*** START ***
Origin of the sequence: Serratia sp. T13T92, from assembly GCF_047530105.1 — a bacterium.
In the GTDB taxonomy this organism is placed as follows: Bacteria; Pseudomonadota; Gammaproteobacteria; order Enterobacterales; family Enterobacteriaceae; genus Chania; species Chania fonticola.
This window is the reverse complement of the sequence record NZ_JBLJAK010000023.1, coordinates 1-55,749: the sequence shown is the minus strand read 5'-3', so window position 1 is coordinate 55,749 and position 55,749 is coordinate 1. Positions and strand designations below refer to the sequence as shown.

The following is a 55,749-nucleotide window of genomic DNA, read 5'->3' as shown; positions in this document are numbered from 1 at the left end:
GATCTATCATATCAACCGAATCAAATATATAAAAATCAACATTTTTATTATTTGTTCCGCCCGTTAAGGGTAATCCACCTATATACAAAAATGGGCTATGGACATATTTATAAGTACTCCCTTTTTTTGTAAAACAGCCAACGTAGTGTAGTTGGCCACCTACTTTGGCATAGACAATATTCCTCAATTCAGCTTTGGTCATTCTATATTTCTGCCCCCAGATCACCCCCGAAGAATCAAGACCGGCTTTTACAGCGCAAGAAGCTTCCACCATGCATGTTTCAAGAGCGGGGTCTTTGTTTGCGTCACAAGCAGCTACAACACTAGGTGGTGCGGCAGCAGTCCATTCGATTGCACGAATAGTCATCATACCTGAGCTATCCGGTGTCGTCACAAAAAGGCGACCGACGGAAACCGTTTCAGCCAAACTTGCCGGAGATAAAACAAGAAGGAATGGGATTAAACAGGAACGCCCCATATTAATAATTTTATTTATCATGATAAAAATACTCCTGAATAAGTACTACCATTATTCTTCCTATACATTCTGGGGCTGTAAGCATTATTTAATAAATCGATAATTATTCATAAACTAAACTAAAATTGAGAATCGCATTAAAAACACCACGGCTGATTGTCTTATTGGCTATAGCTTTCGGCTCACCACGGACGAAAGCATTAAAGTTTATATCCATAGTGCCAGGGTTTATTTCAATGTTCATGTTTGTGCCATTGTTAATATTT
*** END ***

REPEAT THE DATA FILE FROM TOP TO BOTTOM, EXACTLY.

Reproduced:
Origin of the sequence: Serratia sp. T13T92, from assembly GCF_047530105.1 — a bacterium.
In the GTDB taxonomy this organism is placed as follows: Bacteria; Pseudomonadota; Gammaproteobacteria; order Enterobacterales; family Enterobacteriaceae; genus Chania; species Chania fonticola.
This window is the reverse complement of the sequence record NZ_JBLJAK010000023.1, coordinates 1-55,749: the sequence shown is the minus strand read 5'-3', so window position 1 is coordinate 55,749 and position 55,749 is coordinate 1. Positions and strand designations below refer to the sequence as shown.

The following is a 55,749-nucleotide window of genomic DNA, read 5'->3' as shown; positions in this document are numbered from 1 at the left end:
GATCTATCATATCAACCGAATCAAATATATAAAAATCAACATTTTTATTATTTGTTCCGCCCGTTAAGGGTAATCCACCTATATACAAAAATGGGCTATGGACATATTTATAAGTACTCCCTTTTTTTGTAAAACAGCCAACGTAGTGTAGTTGGCCACCTACTTTGGCATAGACAATATTCCTCAATTCAGCTTTGGTCATTCTATATTTCTGCCCCCAGATCACCCCCGAAGAATCAAGACCGGCTTTTACAGCGCAAGAAGCTTCCACCATGCATGTTTCAAGAGCGGGGTCTTTGTTTGCGTCACAAGCAGCTACAACACTAGGTGGTGCGGCAGCAGTCCATTCGATTGCACGAATAGTCATCATACCTGAGCTATCCGGTGTCGTCACAAAAAGGCGACCGACGGAAACCGTTTCAGCCAAACTTGCCGGAGATAAAACAAGAAGGAATGGGATTAAACAGGAACGCCCCATATTAATAATTTTATTTATCATGATAAAAATACTCCTGAATAAGTACTACCATTATTCTTCCTATACATTCTGGGGCTGTAAGCATTATTTAATAAATCGATAATTATTCATAAACTAAACTAAAATTGAGAATCGCATTAAAAACACCACGGCTGATTGTCTTATTGGCTATAGCTTTCGGCTCACCACGGACGAAAGCATTAAAGTTTATATCCATAGTGCCAGGGTTTATTTCAATGTTCATGTTTGTGCCATTGTTAATATTT